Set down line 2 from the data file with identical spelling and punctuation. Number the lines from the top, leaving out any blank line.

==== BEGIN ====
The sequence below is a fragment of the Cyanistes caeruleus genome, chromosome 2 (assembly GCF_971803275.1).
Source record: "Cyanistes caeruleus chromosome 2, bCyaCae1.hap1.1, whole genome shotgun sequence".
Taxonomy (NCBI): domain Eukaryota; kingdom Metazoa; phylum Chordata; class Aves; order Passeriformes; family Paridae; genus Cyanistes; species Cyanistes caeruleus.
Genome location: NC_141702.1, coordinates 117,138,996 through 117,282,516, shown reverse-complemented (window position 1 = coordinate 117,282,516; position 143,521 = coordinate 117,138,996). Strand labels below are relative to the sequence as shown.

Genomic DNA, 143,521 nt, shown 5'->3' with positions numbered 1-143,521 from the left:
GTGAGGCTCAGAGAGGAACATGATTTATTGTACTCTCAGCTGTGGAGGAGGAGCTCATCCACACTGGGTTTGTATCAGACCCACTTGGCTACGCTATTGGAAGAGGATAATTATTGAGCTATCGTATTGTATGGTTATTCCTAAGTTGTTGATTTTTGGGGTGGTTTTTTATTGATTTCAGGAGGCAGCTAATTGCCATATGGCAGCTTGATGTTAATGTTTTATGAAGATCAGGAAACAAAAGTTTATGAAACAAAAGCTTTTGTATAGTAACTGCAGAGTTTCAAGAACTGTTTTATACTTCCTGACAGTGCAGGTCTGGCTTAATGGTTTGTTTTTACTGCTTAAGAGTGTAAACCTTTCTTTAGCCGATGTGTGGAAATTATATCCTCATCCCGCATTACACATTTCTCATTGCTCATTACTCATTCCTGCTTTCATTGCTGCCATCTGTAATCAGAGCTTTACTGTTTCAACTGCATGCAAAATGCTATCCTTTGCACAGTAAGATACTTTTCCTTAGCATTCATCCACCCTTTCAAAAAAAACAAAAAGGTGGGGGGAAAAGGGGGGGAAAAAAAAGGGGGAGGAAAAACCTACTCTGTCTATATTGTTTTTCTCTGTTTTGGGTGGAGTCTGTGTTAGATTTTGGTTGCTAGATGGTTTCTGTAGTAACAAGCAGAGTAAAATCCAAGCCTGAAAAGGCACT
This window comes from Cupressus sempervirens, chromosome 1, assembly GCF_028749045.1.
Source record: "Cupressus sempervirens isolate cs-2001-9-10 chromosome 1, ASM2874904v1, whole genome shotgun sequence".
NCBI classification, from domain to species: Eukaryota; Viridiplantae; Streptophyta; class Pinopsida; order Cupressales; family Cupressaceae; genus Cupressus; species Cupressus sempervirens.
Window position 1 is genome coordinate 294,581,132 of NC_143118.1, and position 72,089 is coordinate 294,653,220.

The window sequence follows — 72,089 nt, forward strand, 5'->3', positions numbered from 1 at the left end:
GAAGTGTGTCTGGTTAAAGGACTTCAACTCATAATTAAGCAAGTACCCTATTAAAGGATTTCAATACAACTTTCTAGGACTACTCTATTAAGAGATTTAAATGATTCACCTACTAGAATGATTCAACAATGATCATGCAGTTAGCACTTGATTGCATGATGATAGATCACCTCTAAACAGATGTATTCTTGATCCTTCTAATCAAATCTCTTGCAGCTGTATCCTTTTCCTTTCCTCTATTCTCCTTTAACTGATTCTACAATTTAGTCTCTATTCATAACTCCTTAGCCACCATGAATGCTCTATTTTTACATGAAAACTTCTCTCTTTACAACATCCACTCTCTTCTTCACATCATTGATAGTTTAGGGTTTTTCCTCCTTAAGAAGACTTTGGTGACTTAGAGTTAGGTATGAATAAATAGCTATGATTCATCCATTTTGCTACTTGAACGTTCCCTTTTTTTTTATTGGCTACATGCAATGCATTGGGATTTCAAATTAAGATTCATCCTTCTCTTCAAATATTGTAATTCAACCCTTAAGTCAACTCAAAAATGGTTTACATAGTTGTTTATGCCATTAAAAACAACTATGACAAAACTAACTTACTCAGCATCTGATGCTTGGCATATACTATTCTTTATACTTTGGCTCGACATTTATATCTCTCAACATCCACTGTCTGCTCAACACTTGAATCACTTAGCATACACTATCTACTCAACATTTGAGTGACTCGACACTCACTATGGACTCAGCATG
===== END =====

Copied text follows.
Source record: "Cyanistes caeruleus chromosome 2, bCyaCae1.hap1.1, whole genome shotgun sequence".